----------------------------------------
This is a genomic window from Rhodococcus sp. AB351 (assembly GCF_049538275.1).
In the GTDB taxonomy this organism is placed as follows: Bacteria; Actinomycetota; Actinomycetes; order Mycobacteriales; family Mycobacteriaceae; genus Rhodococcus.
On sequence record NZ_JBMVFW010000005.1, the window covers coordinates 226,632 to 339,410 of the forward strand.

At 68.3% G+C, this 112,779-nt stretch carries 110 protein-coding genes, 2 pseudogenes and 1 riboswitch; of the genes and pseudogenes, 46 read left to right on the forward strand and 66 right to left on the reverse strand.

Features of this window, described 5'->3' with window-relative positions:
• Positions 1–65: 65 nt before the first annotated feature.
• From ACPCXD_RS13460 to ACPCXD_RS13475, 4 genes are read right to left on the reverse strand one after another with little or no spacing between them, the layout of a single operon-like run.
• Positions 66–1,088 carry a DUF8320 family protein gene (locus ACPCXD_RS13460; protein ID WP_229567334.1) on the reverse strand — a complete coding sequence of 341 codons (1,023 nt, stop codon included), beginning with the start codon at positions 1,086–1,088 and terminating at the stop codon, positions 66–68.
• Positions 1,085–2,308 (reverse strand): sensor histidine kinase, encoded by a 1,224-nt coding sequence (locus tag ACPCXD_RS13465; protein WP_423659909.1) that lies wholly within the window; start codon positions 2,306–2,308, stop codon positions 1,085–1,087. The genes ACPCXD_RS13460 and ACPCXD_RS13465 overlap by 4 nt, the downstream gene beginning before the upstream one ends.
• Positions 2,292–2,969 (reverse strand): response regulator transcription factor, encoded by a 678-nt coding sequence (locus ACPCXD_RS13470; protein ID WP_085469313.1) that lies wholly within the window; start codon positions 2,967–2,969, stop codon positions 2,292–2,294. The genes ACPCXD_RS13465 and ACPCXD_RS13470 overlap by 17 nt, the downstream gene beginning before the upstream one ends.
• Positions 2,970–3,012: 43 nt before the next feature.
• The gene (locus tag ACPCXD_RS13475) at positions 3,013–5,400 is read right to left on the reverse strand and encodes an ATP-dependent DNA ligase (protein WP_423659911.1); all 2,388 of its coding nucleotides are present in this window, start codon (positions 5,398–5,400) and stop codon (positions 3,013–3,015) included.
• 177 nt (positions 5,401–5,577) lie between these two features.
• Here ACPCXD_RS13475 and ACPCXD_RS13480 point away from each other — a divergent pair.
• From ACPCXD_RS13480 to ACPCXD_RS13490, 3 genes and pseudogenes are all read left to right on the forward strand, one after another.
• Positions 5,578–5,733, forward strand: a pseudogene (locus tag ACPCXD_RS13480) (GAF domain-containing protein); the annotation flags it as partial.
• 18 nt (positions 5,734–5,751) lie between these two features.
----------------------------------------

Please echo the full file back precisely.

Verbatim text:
This is a genomic window from Rhodococcus sp. AB351 (assembly GCF_049538275.1).
In the GTDB taxonomy this organism is placed as follows: Bacteria; Actinomycetota; Actinomycetes; order Mycobacteriales; family Mycobacteriaceae; genus Rhodococcus.
On sequence record NZ_JBMVFW010000005.1, the window covers coordinates 226,632 to 339,410 of the forward strand.

At 68.3% G+C, this 112,779-nt stretch carries 110 protein-coding genes, 2 pseudogenes and 1 riboswitch; of the genes and pseudogenes, 46 read left to right on the forward strand and 66 right to left on the reverse strand.

Features of this window, described 5'->3' with window-relative positions:
• Positions 1–65: 65 nt before the first annotated feature.
• From ACPCXD_RS13460 to ACPCXD_RS13475, 4 genes are read right to left on the reverse strand one after another with little or no spacing between them, the layout of a single operon-like run.
• Positions 66–1,088 carry a DUF8320 family protein gene (locus ACPCXD_RS13460; protein ID WP_229567334.1) on the reverse strand — a complete coding sequence of 341 codons (1,023 nt, stop codon included), beginning with the start codon at positions 1,086–1,088 and terminating at the stop codon, positions 66–68.
• Positions 1,085–2,308 (reverse strand): sensor histidine kinase, encoded by a 1,224-nt coding sequence (locus tag ACPCXD_RS13465; protein WP_423659909.1) that lies wholly within the window; start codon positions 2,306–2,308, stop codon positions 1,085–1,087. The genes ACPCXD_RS13460 and ACPCXD_RS13465 overlap by 4 nt, the downstream gene beginning before the upstream one ends.
• Positions 2,292–2,969 (reverse strand): response regulator transcription factor, encoded by a 678-nt coding sequence (locus ACPCXD_RS13470; protein ID WP_085469313.1) that lies wholly within the window; start codon positions 2,967–2,969, stop codon positions 2,292–2,294. The genes ACPCXD_RS13465 and ACPCXD_RS13470 overlap by 17 nt, the downstream gene beginning before the upstream one ends.
• Positions 2,970–3,012: 43 nt before the next feature.
• The gene (locus tag ACPCXD_RS13475) at positions 3,013–5,400 is read right to left on the reverse strand and encodes an ATP-dependent DNA ligase (protein WP_423659911.1); all 2,388 of its coding nucleotides are present in this window, start codon (positions 5,398–5,400) and stop codon (positions 3,013–3,015) included.
• 177 nt (positions 5,401–5,577) lie between these two features.
• Here ACPCXD_RS13475 and ACPCXD_RS13480 point away from each other — a divergent pair.
• From ACPCXD_RS13480 to ACPCXD_RS13490, 3 genes and pseudogenes are all read left to right on the forward strand, one after another.
• Positions 5,578–5,733, forward strand: a pseudogene (locus tag ACPCXD_RS13480) (GAF domain-containing protein); the annotation flags it as partial.
• 18 nt (positions 5,734–5,751) lie between these two features.